A few years back, when I was more involved on the programming side of the Fall for the Book Festival, I helped to bring poet Jack Gilbert to speak at George Mason University — certainly one of my most memorable evenings at the festival.
How I came about bringing Gilbert to Mason is a story in itself. In March 2005, I attended a poetry reading at the Folger Theatre in D.C. — one that was sponsored by the Poetry Society of America and that featured Gilbert, Maxine Kumin, Gary Snyder, and Irving Feldman. As anyone knows who has seen Gilbert read recently, he seems frail at the podium, he sometimes struggles with reading his own work, he’ll stop mid-poem and start over from the beginning to try to keep his way. And yet, throughout it all, he’s completely mesmerizing. A hush falls over the audience, as a group not just respectful but almost reverent, careful not to miss a word. After the reading at the Folger, four lines were set up, one for each author, and while the three other poets — masters of the form — chatted with a few fans, the line for Gilbert’s signing stretched long throughout the crowd. The copies of his latest collection at that time, Refusing Heaven, got snatched up quickly, and I missed the opportunity to buy a copy of the book by this poet whom I’ve never read or even heard of but who’d quickly left me in awe.
Turns out, however, that I had indeed read his work, just recently in fact. I just didn’t know it was his.
While the crowds waited, I ended up chatting at length with one of the women hosting the event — another person I didn’t know but should have: Alice Quinn, then poetry editor of The New Yorker. (We ended up in such a long discussion that afterwards several people assumed we were old friends — several poets, I should add, who would surely have made better use than I did of 10 minutes with The New Yorker. Really, I don’t know how I stumble into things.) Quinn, long a champion of Gilbert’s I would learn, clued me in about his career, his importance as a poet, and the fact that she’d recently published some of the poems from the new collection, including a short one that I’d read the previous fall and that had hung with me long after I’d put aside that issue. “That was him?” I asked. “Oh, I really liked that one” — revealing some core ignorance, I’m sure, with each word from my lips.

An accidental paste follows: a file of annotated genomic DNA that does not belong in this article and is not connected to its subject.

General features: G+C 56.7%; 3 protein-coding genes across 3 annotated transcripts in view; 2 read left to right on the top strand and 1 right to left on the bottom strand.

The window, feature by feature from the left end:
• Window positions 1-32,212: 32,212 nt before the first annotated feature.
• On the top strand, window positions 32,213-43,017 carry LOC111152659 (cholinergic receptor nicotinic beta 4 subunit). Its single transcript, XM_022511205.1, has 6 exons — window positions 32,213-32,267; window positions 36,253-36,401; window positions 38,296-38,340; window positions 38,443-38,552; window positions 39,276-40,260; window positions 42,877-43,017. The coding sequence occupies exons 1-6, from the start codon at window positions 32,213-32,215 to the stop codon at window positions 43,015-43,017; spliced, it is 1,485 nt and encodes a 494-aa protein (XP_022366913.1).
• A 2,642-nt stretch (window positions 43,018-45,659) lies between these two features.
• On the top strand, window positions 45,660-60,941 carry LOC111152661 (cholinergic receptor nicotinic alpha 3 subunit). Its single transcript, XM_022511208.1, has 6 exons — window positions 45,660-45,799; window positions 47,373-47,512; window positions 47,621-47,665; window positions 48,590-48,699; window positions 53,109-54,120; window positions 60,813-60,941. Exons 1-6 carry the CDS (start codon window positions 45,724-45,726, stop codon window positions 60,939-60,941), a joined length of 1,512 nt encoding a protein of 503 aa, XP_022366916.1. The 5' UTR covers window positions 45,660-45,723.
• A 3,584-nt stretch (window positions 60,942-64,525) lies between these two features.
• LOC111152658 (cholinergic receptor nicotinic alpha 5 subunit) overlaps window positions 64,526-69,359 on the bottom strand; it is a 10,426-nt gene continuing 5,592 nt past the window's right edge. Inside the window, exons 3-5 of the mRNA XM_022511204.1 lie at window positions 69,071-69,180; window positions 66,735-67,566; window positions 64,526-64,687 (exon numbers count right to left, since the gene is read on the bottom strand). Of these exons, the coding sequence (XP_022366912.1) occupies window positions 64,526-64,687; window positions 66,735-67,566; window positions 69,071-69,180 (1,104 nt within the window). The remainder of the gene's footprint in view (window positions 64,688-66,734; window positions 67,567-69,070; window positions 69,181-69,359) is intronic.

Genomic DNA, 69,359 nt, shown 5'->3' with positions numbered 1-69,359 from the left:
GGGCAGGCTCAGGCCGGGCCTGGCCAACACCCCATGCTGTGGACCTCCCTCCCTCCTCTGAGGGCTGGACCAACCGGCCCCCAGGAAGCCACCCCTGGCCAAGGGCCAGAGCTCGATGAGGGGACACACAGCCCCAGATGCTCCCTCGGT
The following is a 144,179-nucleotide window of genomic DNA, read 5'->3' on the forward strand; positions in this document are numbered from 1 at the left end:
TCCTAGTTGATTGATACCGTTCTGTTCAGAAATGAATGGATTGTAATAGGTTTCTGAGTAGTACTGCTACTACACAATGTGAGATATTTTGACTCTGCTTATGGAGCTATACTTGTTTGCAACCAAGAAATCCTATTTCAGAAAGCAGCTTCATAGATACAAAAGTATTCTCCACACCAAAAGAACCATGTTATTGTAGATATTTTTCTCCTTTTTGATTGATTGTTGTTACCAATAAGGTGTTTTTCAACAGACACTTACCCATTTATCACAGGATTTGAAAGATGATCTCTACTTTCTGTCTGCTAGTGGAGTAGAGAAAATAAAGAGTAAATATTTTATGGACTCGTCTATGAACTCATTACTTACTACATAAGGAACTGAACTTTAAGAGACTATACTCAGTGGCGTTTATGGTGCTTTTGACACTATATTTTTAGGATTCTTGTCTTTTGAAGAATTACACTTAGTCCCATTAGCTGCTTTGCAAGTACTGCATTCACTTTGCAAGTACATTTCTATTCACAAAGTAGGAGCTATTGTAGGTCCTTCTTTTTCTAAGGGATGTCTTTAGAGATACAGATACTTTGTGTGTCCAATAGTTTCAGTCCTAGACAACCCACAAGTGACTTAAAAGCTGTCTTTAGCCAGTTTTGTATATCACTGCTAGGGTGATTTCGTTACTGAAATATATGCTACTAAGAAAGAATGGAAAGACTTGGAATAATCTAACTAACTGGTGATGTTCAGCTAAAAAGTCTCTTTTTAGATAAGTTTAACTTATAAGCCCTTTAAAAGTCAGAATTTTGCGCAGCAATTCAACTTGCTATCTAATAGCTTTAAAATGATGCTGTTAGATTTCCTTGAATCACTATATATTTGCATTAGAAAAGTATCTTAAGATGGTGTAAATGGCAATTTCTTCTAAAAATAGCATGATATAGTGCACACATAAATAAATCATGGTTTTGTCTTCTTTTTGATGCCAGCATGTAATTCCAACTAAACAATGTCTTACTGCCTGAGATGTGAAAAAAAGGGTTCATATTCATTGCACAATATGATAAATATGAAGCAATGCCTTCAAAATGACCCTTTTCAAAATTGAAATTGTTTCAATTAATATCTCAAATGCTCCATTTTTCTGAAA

I started to reprint that poem here, but then found an audio clip of Gilbert reading it. Please do check out “By Small and Small: Midnight to 4 a.m.”
A few weeks later, during a planning session for Fall for the Book, we were talking about poets and I explained how enamored I’d become of Gilbert and, with the go-ahead from our director, Bill Miller, I emailed my new friend, the poetry editor of The New Yorker, and got the contact information for one of the greatest poets working today (one I’d only recently even heard of) and asked him if he’d like to come to Fairfax and read a little from his new book.
Sometimes, stumbling blindly works, it seems.
Interestingly, when the festival itself arrived, we were all as unprepared and unaware as I had been. We’d assigned Gilbert to a small meeting room, but the number of people who showed up for his reading would have overflowed the space about four times over. We relocated him quickly to a large ballroom, and needless to say, he commanded the venue quite well: charming, witty, challenging, and unforgettable.
Recently, new works by Gilbert have been showing up in various spots. The latest issue of The New Yorker features the poem “Waiting and Finding.” In late February, Granta published two of Gilbert’s poems — “Meanwhile” and “The New Bride Almost Visible In Latin” — to kick off a new series focussed on contemporary American poets. And next month brings the publication of a new collection, The Dance Most of All. Add that one to your Amazon cart now.